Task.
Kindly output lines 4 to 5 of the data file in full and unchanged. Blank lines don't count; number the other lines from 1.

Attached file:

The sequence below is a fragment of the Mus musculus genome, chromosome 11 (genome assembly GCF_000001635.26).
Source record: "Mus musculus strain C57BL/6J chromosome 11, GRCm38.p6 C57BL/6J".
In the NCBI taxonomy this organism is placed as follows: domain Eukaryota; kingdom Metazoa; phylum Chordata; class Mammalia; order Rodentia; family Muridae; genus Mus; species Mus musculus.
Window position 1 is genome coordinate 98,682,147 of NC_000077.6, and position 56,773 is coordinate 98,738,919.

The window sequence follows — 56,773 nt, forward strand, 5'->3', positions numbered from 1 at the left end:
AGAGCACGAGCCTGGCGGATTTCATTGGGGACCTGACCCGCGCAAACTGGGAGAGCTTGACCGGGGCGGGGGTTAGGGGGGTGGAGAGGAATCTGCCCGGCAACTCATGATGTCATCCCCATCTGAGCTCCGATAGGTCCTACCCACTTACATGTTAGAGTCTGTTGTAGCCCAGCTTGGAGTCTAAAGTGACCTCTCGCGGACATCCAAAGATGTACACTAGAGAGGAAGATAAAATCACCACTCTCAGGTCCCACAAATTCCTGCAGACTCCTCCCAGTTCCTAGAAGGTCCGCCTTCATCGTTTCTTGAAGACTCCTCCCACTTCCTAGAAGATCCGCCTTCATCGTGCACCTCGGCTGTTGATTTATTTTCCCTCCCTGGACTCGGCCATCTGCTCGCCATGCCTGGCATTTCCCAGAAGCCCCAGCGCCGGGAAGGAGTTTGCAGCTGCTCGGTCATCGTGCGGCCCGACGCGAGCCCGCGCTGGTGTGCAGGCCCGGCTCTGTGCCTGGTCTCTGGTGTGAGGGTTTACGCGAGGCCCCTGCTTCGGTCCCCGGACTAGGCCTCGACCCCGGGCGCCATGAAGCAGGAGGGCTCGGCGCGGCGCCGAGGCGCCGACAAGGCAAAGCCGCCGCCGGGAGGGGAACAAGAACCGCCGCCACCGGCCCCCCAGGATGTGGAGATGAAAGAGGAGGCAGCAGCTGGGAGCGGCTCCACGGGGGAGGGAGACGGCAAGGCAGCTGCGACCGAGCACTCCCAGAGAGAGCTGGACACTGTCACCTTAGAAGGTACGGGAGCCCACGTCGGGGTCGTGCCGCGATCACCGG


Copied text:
Window position 1 is genome coordinate 98,682,147 of NC_000077.6, and position 56,773 is coordinate 98,738,919.

The window sequence follows — 56,773 nt, forward strand, 5'->3', positions numbered from 1 at the left end: